Equipment and Capabilities
The STRIVE Center uses immersive virtual environments in combination with state-of-the-art sensing capabilities to improve our understanding of human physical and cognitive performance.
High-End Computer Assisted Rehabilitation Environment (CAREN) System
The high-end CAREN system (Motek Medical, B.V., Houten, Netherlands) includes a 24-foot-diameter dome and incorporates an 18-camera motion capture system and a split-belt instrumented treadmill mounted on a six-degrees-of-freedom platform. Virtual environments are projected on the 360-degree dome screen and an array of speakers surround the operator inside, providing a visual and auditory immersive experience. The environments and sensing systems are controlled by real-time software, DFlow, and interface with several game engines such as Unity. Researchers at the STRIVE Center have integrated additional advanced sensors, devices, and capabilities into the CAREN system to provide comprehensive measurements and analyses of human performance in operationally relevant contexts. These capabilities include electromyography (EMG), inertial measurement units (IMUs), eye tracking, speech recording, and exoskeletons as well as the ability to incorporate consumer off-the-shelf systems such as smartphones and watches.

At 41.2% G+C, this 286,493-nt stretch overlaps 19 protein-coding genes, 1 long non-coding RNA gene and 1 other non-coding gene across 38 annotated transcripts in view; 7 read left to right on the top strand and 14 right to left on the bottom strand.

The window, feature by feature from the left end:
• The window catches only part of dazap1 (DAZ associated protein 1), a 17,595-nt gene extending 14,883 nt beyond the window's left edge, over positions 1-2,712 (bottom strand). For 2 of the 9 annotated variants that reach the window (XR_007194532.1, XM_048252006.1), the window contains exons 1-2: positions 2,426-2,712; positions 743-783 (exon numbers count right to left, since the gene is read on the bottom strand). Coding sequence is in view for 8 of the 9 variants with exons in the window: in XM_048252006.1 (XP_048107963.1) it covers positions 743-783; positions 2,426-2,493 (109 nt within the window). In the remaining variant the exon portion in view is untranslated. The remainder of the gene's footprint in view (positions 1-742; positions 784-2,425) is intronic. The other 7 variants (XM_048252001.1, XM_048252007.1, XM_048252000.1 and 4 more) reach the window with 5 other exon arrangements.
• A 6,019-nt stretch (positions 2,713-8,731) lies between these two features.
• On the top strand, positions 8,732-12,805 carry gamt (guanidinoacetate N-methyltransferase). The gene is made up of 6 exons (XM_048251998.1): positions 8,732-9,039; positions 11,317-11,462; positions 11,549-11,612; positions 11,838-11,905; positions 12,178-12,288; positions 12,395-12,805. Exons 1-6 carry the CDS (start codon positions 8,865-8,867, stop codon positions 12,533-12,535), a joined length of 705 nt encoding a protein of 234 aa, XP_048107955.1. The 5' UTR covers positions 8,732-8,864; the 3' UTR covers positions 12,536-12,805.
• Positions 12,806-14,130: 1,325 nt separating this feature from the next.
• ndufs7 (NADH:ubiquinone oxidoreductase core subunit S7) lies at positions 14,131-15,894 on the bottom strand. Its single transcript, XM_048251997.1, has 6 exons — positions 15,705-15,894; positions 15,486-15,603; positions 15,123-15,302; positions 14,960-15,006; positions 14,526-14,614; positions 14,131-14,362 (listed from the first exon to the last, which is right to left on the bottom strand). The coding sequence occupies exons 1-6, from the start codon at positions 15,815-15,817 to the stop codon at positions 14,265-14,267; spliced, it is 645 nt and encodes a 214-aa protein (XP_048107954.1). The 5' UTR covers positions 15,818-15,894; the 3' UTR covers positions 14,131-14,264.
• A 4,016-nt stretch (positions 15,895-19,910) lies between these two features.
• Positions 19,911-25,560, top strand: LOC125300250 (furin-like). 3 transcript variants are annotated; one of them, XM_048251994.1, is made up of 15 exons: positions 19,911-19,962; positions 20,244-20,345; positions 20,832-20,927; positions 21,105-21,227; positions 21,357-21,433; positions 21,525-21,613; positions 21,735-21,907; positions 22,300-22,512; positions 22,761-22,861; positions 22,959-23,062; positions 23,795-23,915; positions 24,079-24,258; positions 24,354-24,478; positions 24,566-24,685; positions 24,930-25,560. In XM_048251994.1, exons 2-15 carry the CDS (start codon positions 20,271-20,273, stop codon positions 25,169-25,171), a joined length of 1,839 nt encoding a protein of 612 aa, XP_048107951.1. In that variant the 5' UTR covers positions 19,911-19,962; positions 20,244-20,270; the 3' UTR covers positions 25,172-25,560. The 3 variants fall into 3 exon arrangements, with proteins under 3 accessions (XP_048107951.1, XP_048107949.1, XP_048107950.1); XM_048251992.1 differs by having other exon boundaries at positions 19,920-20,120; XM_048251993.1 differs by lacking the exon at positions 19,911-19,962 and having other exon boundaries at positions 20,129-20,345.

Treadmill and Platform
Part of the CAREN system, a split-belt instrumented treadmill is mounted on a six-degrees-of-freedom platform. Force plates under each treadmill belt measure three-dimensional ground reaction forces and moments, along with the centers of pressure. The treadmill has a maximum speed of 6 m/s (13.4 mph or a 4:28 mile pace) and can accelerate up to 15 m/s2. Treadmill speed can be set to a constant pace or be used in self-paced mode where the speed will continuously and automatically adjust to the user’s desired movement pace (standing, walking, or running). The left and right treadmill belts can also be controlled independently. Additionally, the platform can rotate (roll ±17°, pitch ±17°, yaw ±26°) and translate (surge ±14 cm, sway ±14 cm, and heave ±9 cm) to quickly match slopes within any scene projected on the screen, introduce perturbations, or provide balance assistance.